My second response is those assertions of extravagance are completely irrelevant. That way of looking at the project is completely backwards! Supporters didn’t pledge on the proviso “you will only make x % profit from this transaction”. They saw an offer, agreed with the price and went for it. It wouldn’t matter if Palmer was lying through her teeth and pocketed 90% of the money in pure profit. Supporters got what they paid for and were happy. End of story. Unless your story is that you’re a bitter “journalist” who has never created any original artistic work and is insanely jealous of people who can do things you can’t. That story will never end.
I’m not going to link to any criticism of Palmer’s campaign (I don’t feel like giving them the attention) but there were a lot of jealous nobodies and some particularly clueless well-known somebodies who piled on. The twin themes of (unacknowledged) jealousy and wilful ignorance ran through all of the criticisms. Seeing the backlash made me think of that saying beloved by mothers everywhere that has more recently become quite popular on the internet: “this is why we can’t have nice things”. I’ll never stop being amazed at human capacity to see the negative in any good thing that happens.
I’ve never actually run a crowdfunding campaign myself although I’ve considered it and I might do it in the future if I think I have a compelling project. In short, I’ve never asked people online for money at all. In the early years of YouTube there was a rash of what was called “e-begging”. Essentially, this was YouTubers asking their viewers for money in a way that meant (in most cases) the contributors got nothing out of it apart from feeling they helped someone they liked.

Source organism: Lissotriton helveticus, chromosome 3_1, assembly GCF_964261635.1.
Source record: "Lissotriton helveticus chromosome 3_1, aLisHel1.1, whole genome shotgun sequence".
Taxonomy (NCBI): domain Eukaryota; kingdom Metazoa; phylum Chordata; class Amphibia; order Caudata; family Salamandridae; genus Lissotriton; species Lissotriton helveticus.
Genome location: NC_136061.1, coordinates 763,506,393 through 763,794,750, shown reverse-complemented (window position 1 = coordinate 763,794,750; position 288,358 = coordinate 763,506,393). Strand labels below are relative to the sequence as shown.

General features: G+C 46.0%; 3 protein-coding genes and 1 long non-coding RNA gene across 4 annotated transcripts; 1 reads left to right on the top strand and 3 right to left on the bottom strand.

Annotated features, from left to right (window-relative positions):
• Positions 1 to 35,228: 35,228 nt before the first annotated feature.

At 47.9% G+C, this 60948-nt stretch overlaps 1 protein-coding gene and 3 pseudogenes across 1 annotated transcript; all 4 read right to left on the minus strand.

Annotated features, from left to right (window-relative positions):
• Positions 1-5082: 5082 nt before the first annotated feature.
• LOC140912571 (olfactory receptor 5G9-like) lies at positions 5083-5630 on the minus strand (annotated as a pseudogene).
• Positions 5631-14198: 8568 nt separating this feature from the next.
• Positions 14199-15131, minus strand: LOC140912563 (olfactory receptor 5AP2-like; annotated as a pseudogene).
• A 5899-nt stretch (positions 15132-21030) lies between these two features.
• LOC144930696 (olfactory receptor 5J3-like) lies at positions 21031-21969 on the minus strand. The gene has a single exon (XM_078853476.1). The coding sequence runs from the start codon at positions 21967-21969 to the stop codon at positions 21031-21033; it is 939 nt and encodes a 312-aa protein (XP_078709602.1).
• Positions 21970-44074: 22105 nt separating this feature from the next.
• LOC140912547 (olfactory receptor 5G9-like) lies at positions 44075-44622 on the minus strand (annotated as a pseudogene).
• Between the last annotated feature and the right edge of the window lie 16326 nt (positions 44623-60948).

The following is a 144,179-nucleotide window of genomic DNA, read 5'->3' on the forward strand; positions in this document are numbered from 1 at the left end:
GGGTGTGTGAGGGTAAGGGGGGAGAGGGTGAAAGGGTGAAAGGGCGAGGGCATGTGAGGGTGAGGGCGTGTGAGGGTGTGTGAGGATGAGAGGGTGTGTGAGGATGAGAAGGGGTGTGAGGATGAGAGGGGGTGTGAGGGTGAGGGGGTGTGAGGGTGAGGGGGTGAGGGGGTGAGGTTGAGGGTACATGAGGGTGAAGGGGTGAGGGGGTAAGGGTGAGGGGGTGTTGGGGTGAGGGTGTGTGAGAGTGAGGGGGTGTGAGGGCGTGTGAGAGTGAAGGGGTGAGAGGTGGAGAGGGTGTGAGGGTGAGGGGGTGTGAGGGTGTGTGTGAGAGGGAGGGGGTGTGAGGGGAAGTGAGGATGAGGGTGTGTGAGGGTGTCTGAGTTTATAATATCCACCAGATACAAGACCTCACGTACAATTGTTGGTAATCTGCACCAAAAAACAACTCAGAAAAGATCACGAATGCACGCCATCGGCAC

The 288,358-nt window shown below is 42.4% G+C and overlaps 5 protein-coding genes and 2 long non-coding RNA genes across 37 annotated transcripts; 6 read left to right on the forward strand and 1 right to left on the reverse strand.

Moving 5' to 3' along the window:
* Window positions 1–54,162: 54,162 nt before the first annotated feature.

While nobody forced anyone to give money in these cases either, there were definitely some scams pulled and e-begging was a pretty accurate term for what was happening. Amanda Palmer’s “Art of Asking” story goes right back to when she was a human statue street performer and carries right through her music career to the Kickstarter campaign and beyond. It isn’t as though she’s perfect or even handled the Kickstarter aftermath perfectly – probably her worst mistake was not realising how perceptions had changed about her standard practice of inviting local musicians to join in on shows without paying them
. But when I think about the wave of hate that is almost inevitably coming with the release of the book, I feel more than a little sick.
A lot of people don’t seem to realise that I’m essentially an idealist. I like to see people do good/creative things and try to look for positives in successful ventures even if I don’t like them myself. I wish more people would look at someone else’s success and think “they proved it’s possible” rather than “why did that rubbish succeed when nobody supports what I want to do?” I hope I get proved wrong about this but I don’t think I will be. For those people who have a thing against Amanda Palmer, I’m not saying you’re necessarily wrong in your grievances (she’s human and has human failings), but surely there’s a more deserving target for your hatred. I just wish people could be better.